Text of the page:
2. What Is Connascence?

The concept of connascence appeared in the early nineties when object-oriented programming was starting its path to becoming the dominant programming paradigm, as a general way to evaluate design decisions in an object-oriented design. In the previous dominant paradigm, structured programming, fan-out, coupling, and cohesion were fundamental design criteria used to evaluate design decisions. To make clear what Page-Jones understood by these terms, let's see the definitions he used:

Fan-out is a measure of the number of references to other procedures by lines of code within a given procedure.
Coupling is a measure of the number and strength of connections between procedures.
Cohesion is a measure of the "single-mindedness" of the lines of code within a given procedure in meeting the purpose of that procedure.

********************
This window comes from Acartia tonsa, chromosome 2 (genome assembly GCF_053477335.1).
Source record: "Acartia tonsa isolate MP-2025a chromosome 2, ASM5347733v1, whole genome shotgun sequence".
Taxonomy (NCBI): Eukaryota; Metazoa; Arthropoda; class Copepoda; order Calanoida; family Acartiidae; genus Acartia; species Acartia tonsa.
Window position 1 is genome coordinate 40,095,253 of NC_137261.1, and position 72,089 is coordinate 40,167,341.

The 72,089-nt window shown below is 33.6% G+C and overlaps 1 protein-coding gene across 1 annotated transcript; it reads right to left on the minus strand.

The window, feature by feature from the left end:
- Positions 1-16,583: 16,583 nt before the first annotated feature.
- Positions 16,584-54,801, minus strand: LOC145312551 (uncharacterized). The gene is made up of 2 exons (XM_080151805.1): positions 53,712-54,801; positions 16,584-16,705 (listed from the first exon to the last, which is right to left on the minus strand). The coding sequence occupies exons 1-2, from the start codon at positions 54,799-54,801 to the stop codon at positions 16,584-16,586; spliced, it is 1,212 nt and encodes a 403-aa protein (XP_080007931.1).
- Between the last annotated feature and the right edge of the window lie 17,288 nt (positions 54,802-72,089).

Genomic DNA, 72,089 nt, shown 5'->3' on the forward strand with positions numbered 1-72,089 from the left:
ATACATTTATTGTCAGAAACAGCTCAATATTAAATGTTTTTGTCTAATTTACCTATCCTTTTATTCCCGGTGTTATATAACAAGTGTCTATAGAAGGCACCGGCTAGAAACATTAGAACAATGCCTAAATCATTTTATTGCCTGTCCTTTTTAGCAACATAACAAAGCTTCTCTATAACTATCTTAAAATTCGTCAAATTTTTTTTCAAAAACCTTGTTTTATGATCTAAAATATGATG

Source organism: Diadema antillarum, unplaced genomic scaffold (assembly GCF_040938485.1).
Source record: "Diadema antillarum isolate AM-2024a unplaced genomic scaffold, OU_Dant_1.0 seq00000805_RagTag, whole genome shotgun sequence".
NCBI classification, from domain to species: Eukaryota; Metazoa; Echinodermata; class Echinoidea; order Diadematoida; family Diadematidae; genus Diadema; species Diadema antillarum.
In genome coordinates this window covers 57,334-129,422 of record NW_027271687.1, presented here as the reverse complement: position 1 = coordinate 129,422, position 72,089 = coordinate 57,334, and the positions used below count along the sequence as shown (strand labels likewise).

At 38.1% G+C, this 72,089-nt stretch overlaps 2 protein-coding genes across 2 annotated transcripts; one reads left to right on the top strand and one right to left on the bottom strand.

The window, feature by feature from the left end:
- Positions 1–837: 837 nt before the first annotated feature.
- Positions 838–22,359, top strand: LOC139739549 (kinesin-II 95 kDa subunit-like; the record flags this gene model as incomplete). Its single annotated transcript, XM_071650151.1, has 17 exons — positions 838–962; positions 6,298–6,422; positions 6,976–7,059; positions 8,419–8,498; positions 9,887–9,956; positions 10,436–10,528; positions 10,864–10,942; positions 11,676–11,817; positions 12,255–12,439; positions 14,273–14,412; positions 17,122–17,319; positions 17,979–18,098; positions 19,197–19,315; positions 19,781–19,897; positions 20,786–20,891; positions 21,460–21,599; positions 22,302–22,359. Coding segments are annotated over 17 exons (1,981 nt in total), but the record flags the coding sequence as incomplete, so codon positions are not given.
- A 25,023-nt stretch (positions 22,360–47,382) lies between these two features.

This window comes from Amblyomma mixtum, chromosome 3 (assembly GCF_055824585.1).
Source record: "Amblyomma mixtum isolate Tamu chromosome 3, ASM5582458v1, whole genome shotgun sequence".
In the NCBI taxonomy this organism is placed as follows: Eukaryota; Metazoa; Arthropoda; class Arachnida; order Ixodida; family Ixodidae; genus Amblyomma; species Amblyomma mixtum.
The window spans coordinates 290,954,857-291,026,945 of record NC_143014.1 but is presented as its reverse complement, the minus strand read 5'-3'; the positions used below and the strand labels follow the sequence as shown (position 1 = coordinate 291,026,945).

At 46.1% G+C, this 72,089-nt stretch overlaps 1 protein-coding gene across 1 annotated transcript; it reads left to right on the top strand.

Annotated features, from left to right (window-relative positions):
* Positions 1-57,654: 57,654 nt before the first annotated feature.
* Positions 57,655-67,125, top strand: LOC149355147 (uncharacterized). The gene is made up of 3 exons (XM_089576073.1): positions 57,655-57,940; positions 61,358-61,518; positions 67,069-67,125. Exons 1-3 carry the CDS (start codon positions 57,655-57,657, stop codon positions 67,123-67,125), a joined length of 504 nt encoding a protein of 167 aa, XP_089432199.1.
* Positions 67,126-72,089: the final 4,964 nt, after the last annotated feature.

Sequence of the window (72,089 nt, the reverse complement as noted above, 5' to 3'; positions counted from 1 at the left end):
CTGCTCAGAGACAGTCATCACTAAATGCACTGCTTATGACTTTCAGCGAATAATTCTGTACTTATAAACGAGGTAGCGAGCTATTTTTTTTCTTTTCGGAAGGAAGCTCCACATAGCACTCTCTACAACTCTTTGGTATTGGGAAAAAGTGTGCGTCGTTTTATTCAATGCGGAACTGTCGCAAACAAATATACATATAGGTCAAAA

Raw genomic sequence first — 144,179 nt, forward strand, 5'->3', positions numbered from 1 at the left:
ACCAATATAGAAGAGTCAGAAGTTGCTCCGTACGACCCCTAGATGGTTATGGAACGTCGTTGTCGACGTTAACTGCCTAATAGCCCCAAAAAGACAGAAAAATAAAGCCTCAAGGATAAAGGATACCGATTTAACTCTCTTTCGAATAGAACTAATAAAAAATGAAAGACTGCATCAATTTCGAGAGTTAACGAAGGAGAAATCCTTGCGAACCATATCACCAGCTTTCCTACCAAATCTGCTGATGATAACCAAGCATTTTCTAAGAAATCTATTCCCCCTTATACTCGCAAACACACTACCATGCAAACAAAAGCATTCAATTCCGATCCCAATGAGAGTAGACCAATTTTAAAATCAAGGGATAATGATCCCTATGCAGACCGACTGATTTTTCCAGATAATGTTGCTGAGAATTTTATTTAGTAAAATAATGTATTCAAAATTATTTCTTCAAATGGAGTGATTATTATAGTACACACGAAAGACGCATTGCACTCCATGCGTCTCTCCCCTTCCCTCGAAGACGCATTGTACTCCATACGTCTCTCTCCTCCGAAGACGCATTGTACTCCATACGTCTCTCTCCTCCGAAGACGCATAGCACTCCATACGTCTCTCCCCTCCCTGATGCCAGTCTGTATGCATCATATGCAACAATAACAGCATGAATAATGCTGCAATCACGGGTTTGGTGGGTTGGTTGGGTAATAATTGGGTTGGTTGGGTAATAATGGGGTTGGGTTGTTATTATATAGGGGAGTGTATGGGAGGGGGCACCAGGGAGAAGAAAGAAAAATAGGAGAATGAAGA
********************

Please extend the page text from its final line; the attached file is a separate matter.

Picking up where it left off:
According to Page-Jones, this set of design criteria governs the interactions between the levels of encapsulation that are present in structured programming, including level-1 encapsulation (the subroutine) and level-0 (lines of code), as can be seen in the following table from the Fundamentals of Object-Oriented Design in UML.

To:

level-0 construct

(line of code)

level-1 construct

(procedure)

From:

level-0 construct

(line of code)

Structured Programming

Fan-out

level-1 construct

(procedure)

Cohesion

Coupling